Gaming has, in many ways, replaced traditional rights of passage for young men in our society. Male bonding and rites of passage have, throughout the development of our species, been both violent and sexual in nature. A hunt. A fight. A sexual conquest. These are the things that have trumpeted the evolution from boyhood into manhood in most human society for, oh, ever. This is why so much gaming is based on survival. Gathering is a survival skill. Problem solving and crafting are survival skills. Strategy is a survival skill. Killing is definitely a survival skill. So you have a bunch of young guys bonding over skills that have traditionally hallmarked macho rites of passage. This is going to be about as girl friendly as a fight club basement. Unless game designers are unfathomably stupid they have figured this out — which explains why so much of their marketing, development, and mechanics focus on it.

Don’t get me wrong — girl gamers have our share of bloodlust. Anyone who games with me will tell you that I turn into a foul-mouthed, hostile creature when I’m in PVP mode. But female bloodlust is generally different. I don’t know enough about the science or biology to make an educated statement, but I would guess it’s even different on that level. Which is why outside of inner city gang initiations, most girls do not bond or experience rites of passage with violent or primitive rituals. Our brand of “I must kill” is an outlet with a different purpose and flavor than a masculine “I must kill” mindset.

I’m not saying we should all just shrug and go the “boys will be boys” excuse everything route. I am saying, understand where it comes from and what purpose it serves when trying to break it down. I don’t have any problem with macho bullshit happening in private rooms. This is about making it clear these and other behaviors cannot be imported into the larger social environment.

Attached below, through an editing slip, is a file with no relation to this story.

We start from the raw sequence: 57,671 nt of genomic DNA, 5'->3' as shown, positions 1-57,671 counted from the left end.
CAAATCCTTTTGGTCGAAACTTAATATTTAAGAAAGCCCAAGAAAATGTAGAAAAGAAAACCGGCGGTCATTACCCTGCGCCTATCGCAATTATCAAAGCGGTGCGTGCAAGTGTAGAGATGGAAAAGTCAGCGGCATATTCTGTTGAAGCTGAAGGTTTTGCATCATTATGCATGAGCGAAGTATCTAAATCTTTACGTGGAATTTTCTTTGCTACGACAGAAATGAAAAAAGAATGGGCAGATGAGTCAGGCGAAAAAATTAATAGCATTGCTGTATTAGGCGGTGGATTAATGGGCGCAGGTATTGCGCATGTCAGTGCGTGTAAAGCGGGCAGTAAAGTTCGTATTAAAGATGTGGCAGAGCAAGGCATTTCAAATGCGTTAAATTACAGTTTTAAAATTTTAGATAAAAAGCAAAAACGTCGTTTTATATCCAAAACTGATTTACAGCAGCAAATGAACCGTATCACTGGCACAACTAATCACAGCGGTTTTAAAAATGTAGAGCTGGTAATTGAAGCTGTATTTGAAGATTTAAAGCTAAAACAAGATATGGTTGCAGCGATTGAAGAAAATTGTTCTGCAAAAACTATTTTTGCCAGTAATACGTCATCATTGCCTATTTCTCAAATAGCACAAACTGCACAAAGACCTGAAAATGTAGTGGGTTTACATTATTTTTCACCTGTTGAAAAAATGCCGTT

The condescending older male sexual harassment, like the older female sexual harassment is entirely different. It’s all about attention. It’s a mistake to think these people are always unattractive, lonely, or pathetic. Some people are just addicted to attention: they need it and yet they lack self awareness of that need. This manifests into attention-seeking behavior which is learned and adjusted to be just acceptable enough to allow them to fit into a social environment. That forty-something married guy who hits on all the young girls after his wife goes to bed has figured out that guilds like that he gears up lowbies and so he basks in being a mentor with a revolving supply of targets. Likewise, the older women who behave like this tend to figure out that if they keep the guild banks stocked with raid mats no one is going to say anything about their awkward flirty creepiness.

Understanding why these types of situations occur is key to figuring out how to avoid and diffuse them.

IV. Situational Awareness & Nature Of Language

I cannot stress enough that situational awareness is mandatory in any community, including, but certainly not limited to, gaming. One of the places where these issues get muddied is with ridiculous blanket statements. Social environments create the foundations for different social behaviors and there is nothing more obnoxious than a person who expects every environment to conform to them. Some of us like to behave badly when we find a group we’re comfortable with and you’re never going to change that about human nature. So, if you enter a room of swearing, laughing, barking 20-something guys and you’re expecting a girl-friendly environment, then you’re an idiot. Maybe, you don’t deserve to be bullied or harassed, but you are, nonetheless, an idiot. You’re just as big an idiot as a 20-something fuck-mouthed guy wandering into an old granny farming game and looking for hardcore game action. If you’re one of those people who walks into every situation expecting it to be gift-wrapped and custom-tailored to fit you please cut that shit out. Defending morons like you is getting in the way of identifying and helping people who need it.